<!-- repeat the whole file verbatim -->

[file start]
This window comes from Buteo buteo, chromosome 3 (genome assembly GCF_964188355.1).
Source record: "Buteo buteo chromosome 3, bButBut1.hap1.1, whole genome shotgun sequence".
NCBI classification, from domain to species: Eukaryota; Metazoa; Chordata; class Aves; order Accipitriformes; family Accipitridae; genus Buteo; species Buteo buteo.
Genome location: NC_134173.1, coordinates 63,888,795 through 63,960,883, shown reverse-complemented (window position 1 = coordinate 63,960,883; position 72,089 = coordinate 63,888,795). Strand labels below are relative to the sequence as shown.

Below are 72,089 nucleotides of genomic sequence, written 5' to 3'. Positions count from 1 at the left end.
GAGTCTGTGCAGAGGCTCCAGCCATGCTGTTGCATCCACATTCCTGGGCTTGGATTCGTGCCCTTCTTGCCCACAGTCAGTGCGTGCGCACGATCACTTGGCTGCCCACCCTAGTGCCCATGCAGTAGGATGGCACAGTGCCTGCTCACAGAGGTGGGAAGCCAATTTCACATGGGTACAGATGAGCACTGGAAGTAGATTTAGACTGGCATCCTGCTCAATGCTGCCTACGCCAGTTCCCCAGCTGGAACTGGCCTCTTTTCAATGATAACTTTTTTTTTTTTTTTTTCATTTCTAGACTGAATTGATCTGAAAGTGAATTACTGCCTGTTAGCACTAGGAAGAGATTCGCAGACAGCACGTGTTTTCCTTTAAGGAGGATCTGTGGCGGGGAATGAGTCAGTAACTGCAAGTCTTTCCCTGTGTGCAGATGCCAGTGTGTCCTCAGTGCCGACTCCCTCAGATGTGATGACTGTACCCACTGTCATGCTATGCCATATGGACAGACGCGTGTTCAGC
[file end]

This window comes from Buteo buteo, chromosome 3 (genome assembly GCF_964188355.1).
Source record: "Buteo buteo chromosome 3, bButBut1.hap1.1, whole genome shotgun sequence".
NCBI classification, from domain to species: Eukaryota; Metazoa; Chordata; class Aves; order Accipitriformes; family Accipitridae; genus Buteo; species Buteo buteo.
Genome location: NC_134173.1, coordinates 63,888,795 through 63,960,883, shown reverse-complemented (window position 1 = coordinate 63,960,883; position 72,089 = coordinate 63,888,795). Strand labels below are relative to the sequence as shown.

Below are 72,089 nucleotides of genomic sequence, written 5' to 3'. Positions count from 1 at the left end.
GAGTCTGTGCAGAGGCTCCAGCCATGCTGTTGCATCCACATTCCTGGGCTTGGATTCGTGCCCTTCTTGCCCACAGTCAGTGCGTGCGCACGATCACTTGGCTGCCCACCCTAGTGCCCATGCAGTAGGATGGCACAGTGCCTGCTCACAGAGGTGGGAAGCCAATTTCACATGGGTACAGATGAGCACTGGAAGTAGATTTAGACTGGCATCCTGCTCAATGCTGCCTACGCCAGTTCCCCAGCTGGAACTGGCCTCTTTTCAATGATAACTTTTTTTTTTTTTTTTTCATTTCTAGACTGAATTGATCTGAAAGTGAATTACTGCCTGTTAGCACTAGGAAGAGATTCGCAGACAGCACGTGTTTTCCTTTAAGGAGGATCTGTGGCGGGGAATGAGTCAGTAACTGCAAGTCTTTCCCTGTGTGCAGATGCCAGTGTGTCCTCAGTGCCGACTCCCTCAGATGTGATGACTGTACCCACTGTCATGCTATGCCATATGGACAGACGCGTGTTCAGC